I can’t imagine the amount of research you and your team had to do to have this level of understanding and nuance. What was the process?
We had two great consultants. One was Heather Thompson, who wrote the Pulitzer Prize[-winning] book “Blood in the Water” about Attica. So, she had contacts with people she had interviewed and helped us get interviews. The other person we worked with was a woman named Judy Clarke, who’s a prison rights advocate. She had a lot of street cred in the community and she would talk to people, over and over again, explaining what we were trying to do and that we wanted to tell this 360-degree story about Attica, in all its fullness. At first, a lot of people didn’t want to talk or let us in the door, but some came around and in the film they got to tell their stories and they were all great.
In this file photo of Sept. 10, 1971, inmates of Attica state prison (right) negotiate with New York prisons commissioner Russell Oswald (lower left) at the maximum-security prison where inmates had taken control in rural western New York.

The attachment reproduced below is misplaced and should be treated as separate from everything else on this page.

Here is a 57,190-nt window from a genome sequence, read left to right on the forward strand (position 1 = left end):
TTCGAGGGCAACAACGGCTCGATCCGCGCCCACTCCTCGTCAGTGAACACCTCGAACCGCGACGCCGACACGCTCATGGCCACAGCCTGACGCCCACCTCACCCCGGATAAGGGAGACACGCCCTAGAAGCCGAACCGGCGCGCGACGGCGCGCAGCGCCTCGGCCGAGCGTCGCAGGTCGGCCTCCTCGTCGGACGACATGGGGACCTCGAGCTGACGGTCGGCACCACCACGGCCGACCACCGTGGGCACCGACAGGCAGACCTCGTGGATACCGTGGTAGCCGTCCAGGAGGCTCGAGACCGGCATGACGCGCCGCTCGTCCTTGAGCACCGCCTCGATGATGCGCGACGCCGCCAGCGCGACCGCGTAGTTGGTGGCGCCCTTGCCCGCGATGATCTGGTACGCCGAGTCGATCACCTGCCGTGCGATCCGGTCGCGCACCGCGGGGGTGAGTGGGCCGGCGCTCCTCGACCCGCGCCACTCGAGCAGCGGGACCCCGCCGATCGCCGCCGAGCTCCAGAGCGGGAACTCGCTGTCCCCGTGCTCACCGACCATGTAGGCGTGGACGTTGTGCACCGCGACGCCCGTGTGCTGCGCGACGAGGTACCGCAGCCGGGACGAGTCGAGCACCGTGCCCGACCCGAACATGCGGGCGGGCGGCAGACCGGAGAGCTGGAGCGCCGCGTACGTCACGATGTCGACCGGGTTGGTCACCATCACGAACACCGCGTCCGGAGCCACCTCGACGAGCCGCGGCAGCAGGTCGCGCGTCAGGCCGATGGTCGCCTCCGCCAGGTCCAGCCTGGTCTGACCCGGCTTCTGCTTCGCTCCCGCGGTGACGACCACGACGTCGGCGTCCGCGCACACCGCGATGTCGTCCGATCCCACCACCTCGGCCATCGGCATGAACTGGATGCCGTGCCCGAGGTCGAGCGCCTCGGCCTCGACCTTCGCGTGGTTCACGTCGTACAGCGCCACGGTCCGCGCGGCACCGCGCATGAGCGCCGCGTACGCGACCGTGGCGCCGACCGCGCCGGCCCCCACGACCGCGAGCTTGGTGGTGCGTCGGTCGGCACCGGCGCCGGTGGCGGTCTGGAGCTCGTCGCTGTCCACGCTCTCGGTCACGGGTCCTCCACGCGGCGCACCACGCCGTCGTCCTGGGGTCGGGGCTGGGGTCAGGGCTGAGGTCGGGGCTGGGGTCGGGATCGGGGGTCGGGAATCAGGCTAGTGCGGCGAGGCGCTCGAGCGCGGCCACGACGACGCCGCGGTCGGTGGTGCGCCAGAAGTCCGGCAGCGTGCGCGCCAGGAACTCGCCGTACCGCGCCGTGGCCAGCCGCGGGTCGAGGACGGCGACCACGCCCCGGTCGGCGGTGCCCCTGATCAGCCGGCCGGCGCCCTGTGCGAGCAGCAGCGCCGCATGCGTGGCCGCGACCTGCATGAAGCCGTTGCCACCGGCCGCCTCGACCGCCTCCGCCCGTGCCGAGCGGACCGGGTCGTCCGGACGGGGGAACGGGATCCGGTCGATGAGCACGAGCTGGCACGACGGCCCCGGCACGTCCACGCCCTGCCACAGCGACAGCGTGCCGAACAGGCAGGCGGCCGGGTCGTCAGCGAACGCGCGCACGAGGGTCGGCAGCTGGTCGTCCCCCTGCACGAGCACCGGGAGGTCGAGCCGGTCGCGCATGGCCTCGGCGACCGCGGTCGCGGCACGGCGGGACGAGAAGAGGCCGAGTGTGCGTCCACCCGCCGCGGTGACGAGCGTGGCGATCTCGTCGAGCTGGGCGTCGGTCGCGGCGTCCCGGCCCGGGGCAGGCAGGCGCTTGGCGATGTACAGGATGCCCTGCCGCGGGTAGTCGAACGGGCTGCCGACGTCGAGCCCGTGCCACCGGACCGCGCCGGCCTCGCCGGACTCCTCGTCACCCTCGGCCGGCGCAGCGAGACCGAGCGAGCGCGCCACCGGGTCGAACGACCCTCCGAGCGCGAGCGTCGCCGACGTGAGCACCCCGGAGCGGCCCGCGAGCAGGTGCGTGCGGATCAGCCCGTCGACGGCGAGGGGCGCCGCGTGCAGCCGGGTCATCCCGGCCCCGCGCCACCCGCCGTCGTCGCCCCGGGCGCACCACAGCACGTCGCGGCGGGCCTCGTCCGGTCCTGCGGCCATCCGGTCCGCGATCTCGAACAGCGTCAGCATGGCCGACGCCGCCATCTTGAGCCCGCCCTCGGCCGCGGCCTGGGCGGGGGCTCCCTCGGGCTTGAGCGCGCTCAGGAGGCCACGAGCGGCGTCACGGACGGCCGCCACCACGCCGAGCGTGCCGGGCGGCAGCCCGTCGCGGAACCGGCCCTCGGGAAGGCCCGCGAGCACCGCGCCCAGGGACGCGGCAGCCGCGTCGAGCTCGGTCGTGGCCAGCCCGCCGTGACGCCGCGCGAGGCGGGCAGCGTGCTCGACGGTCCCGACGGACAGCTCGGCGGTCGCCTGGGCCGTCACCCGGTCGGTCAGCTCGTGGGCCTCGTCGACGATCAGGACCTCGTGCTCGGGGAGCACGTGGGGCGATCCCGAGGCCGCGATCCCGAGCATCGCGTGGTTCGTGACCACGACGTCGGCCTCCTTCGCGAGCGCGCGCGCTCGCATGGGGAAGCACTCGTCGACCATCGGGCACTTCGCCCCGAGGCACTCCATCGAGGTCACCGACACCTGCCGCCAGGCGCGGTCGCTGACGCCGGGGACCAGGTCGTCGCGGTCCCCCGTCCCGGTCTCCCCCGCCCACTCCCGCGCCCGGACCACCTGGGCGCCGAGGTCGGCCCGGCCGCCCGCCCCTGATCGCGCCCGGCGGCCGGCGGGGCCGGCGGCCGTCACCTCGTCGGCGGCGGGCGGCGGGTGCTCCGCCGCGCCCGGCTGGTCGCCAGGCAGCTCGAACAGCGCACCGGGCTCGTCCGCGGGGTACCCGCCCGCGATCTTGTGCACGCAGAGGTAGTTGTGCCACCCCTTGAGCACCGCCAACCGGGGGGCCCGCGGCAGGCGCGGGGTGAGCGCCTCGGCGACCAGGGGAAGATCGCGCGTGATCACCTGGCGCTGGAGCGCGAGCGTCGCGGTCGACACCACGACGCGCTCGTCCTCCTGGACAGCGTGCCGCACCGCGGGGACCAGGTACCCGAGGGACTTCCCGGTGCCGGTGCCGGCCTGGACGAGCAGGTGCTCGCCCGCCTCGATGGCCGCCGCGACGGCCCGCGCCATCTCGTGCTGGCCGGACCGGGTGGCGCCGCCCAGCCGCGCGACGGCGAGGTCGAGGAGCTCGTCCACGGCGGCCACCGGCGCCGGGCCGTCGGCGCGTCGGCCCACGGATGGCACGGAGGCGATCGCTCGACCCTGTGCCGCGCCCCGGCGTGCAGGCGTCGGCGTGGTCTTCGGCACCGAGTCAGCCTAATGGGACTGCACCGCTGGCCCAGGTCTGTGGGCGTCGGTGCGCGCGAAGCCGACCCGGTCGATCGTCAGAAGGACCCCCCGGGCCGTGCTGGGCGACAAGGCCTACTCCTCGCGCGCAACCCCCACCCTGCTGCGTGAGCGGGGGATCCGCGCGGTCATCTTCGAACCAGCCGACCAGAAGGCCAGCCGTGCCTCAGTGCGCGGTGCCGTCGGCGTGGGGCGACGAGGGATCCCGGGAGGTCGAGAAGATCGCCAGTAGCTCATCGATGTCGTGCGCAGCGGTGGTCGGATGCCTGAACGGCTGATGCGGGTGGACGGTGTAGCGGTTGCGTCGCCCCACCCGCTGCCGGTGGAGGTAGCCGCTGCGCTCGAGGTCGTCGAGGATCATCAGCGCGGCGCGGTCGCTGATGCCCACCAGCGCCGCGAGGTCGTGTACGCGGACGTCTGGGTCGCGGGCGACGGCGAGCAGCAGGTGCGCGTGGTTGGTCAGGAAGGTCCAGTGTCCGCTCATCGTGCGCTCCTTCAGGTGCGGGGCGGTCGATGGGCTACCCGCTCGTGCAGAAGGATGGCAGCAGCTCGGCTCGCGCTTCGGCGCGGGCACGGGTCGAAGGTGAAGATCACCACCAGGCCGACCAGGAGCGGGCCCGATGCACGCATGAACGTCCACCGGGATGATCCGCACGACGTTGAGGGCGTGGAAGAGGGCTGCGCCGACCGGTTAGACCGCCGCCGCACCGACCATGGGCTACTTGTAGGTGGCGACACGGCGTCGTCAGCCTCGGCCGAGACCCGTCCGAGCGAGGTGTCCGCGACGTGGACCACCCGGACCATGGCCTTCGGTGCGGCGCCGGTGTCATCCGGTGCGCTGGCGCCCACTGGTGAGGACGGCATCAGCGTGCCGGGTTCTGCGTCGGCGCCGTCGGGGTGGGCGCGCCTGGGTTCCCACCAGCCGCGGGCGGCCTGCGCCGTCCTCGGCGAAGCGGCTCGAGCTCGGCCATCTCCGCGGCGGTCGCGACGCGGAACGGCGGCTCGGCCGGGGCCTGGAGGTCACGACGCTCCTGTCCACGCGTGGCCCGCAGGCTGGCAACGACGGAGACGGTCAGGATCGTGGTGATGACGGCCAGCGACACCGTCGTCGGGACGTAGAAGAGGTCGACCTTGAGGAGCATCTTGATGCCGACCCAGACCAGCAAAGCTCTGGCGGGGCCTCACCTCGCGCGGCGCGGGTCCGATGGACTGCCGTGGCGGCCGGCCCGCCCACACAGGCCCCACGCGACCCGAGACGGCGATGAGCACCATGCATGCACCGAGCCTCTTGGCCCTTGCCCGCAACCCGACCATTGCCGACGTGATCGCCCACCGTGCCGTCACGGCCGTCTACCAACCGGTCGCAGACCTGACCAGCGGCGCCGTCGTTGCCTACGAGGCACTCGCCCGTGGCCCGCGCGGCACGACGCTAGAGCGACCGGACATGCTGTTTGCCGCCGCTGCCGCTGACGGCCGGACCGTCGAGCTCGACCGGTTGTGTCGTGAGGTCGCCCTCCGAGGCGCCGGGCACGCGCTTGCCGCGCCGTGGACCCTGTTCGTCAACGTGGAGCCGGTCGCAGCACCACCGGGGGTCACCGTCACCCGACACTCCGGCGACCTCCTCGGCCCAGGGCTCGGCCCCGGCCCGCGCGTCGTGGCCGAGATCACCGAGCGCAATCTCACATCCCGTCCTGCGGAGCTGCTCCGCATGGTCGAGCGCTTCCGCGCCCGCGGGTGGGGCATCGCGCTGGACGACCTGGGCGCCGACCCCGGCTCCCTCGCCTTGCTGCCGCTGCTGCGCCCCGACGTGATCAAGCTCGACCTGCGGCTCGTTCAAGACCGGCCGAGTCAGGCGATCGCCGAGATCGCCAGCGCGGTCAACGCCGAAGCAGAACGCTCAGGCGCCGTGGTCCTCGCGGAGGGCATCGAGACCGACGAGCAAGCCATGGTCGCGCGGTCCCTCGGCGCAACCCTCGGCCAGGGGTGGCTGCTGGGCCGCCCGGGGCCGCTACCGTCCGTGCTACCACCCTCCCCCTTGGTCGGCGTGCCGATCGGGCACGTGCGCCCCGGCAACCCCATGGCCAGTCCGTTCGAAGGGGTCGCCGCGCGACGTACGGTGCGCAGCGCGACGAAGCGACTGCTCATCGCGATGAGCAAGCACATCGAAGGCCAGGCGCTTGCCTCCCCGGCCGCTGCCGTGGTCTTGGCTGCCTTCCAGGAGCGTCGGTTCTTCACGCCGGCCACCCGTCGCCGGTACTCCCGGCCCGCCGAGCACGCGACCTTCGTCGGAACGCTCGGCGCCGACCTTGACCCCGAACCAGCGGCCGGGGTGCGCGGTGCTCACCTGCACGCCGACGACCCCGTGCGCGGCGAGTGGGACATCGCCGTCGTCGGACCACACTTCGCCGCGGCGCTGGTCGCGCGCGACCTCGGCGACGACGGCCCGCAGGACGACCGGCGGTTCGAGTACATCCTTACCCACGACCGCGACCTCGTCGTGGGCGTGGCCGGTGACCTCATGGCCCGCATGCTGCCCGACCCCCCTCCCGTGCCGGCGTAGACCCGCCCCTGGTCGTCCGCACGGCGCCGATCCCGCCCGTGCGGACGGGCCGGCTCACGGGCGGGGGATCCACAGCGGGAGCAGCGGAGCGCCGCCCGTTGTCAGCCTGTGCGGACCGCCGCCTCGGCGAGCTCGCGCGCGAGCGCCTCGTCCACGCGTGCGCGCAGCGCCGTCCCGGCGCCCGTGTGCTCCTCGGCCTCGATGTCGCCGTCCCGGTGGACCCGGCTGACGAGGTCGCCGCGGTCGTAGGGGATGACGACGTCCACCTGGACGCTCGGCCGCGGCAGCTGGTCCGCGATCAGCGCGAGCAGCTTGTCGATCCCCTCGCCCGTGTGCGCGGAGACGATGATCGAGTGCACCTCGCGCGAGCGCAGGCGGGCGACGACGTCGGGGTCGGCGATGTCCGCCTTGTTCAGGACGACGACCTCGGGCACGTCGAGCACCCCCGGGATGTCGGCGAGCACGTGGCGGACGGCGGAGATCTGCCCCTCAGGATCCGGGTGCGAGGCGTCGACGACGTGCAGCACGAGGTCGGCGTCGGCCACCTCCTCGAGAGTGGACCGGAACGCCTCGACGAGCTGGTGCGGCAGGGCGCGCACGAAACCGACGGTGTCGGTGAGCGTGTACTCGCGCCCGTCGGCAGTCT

Associated Press File Photo
What about the prison guards’ families? Were they reluctant too?
That was kind of incredible that we found the families and that they agreed to talk to us. Some didn’t, but the ones that did are incredible in the film. Having their perspectives just added another dimension to the film. Part of it is that they occupy a kind of middle ground because their loved ones were guards in Attica and yet were injured or killed in the retaking of Attica by the police and national guard. They sued the state and won a lawsuit, so they have a lot of animosity toward the government about what happened. We could convince them that we were just trying to tell an honest story by going in and talking to them. My heart goes out to the families.